UK Punks Slaves Are A-OK with Your Outrage


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UK Punks Slaves Are A-OK with Your Outrage

We hang with the duo in Austin to discuss their new Mike D-produced LP and the ever-present controversy that surrounds them.
October 13, 2016, 3:26pm

​Slaves have just finished their first US festival slot at Austin City Limits, when two armed policeman come marching towards their dressing room. Onstage, guitarist Laurie Vincent instructs the crowd: "Anybody watching us who's voting for Trump, fuck off. Go to the other side of the festival." The officer cracks a smile. "I sent a video of you performing to my wife," he says. "She said: 'That'll wake you up!'" The policemen request a picture with the raucous British punk duo—that's Laurie and his shirtless partner-in-crime Isaac Holman. "Thanks officer," says Laurie. He turns towards the crew. "Well, that's never happened before!"


The day before, Slaves' freshly released second album, Take Control, went to Number 6 in the UK Album Chart. The collection is a call-to-arms to young adults who complain about their humdrum existence, yet do nothing about it. It beat last year's acclaimed debut Are You Satisfied? by two chart positions. The band's label, Virgin/EMI, voiced concerns about releasing another record just 16 months later, but in the spirit of the power-wielding themes of Take Control, Slaves did what they wanted. In fact, they want to put an album out every year. Two top 10 albums isn't bad going for a couple of guys from Kent, an area far enough outside of London to lend their songs an everyman perspective beyond the UK's capital. "The live show is secondary. At the end of the day a painter wouldn't paint the same painting every day," says Laurie of their need to keep creating. "It gets repetitive."​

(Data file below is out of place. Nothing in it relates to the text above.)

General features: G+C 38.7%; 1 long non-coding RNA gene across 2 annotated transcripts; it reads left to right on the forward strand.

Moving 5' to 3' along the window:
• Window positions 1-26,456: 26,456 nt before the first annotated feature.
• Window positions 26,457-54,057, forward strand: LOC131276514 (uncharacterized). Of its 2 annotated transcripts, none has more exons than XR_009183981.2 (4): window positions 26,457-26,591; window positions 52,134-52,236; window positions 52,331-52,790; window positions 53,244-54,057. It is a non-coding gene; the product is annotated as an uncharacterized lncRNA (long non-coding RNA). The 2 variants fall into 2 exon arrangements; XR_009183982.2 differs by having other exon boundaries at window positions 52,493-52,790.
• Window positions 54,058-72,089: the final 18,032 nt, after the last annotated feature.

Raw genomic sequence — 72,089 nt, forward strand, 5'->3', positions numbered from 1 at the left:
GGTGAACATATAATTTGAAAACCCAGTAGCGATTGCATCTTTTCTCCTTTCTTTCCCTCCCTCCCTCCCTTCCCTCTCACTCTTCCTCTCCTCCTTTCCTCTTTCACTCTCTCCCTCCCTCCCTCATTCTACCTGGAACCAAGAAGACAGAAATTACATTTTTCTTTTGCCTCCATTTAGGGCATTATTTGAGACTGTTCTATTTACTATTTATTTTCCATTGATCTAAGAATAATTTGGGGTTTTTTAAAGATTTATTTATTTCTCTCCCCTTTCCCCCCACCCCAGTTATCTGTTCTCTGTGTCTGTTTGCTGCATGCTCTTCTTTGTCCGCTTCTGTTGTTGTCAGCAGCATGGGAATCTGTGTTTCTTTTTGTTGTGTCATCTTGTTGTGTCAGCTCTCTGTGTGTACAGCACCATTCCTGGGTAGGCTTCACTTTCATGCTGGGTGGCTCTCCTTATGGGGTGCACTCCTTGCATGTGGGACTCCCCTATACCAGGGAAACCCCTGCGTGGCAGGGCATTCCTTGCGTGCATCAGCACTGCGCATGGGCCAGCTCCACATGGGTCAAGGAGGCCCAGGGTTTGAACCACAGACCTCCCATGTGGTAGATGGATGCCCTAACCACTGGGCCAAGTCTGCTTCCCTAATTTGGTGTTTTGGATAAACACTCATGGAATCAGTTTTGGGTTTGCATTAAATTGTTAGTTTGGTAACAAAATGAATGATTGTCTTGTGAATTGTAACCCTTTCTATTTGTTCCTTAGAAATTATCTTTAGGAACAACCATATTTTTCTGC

One way of avoiding repetition is wardrobe. Before the set, Laurie bounces about the dressing room. "Hat or hair?" he asks, taking his beanie off, putting it back on. "Energy! Energy! Gimme, gimme!" puffs Isaac. Onstage, Isaac pulls his shirt off after one song. Hunched upright over his drums, he booms into the mic, every thwack is a full force smack. Before their biggest singalong, "Cheer Up London," he sits on the edge of the stage, doubling up as a stand-up Cockney town crier. "This goes out to all the miserable commuters on the buses, on the Tube," he says, referring to London's subway system. "If you're not happy in your profession, do saamfink else. Don't infect me wiv your negativitee. I'm a HAPPY MAN!"


Every belt of his pub punk anthems—"White Knuckle Ride" and "Debbie Where's Your Car?"—are like savage responses to Ian Dury's assertions on "Hit Me With Your Rhythm Stick": "Hit me!" Whack. "Hit me!" Bang. Turns out Dury is one of his heroes. "Ian Dury's the boss," Isaac tells me later. "If he was around now, he'd be slated by the same people who slate us."

Today in Austin, no one appears to be having an adverse reaction to the duo's serrated punk. The crowd swells to double its size over the course of their 45 minute set. As they race towards the final song, Isaac lies over the amp playing dead, his sweat-wet torso rising up and down. Then he swivels round and bolts like a raging bull for one last boxing match with the drums. He comes off-stage and shakes off the sweat. How was that? "Lu-ver-ly," he smiles.

Isaac is what Grace Jones might describe as a slave to the rhythm. "It's fucked my body up," he says, demonstrating how to pop his shoulder back in its looser-than-loose socket. Their gigs are so brutalizing that one of his shoulders had to be operated on earlier this year, the morning after a notoriously messy industry night out in London. That scheduling could have been avoided. "I had to be at the hospital at 7.30 in the morning," he says, as he recounts stumbling onto an operating table fresh from the party. "They put a pipe down my throat to stop me from swallowing my tongue. I hadn't slept, then I'd been KO'd. I was blinking one eye at a time when they brought me back around and this nurse was laughing at me." He's alarmingly unperturbed. "I'll be a hunchback one day," he says grabbing a spoon for his rare American breakfast: Fruit Loops. "When in Rome!"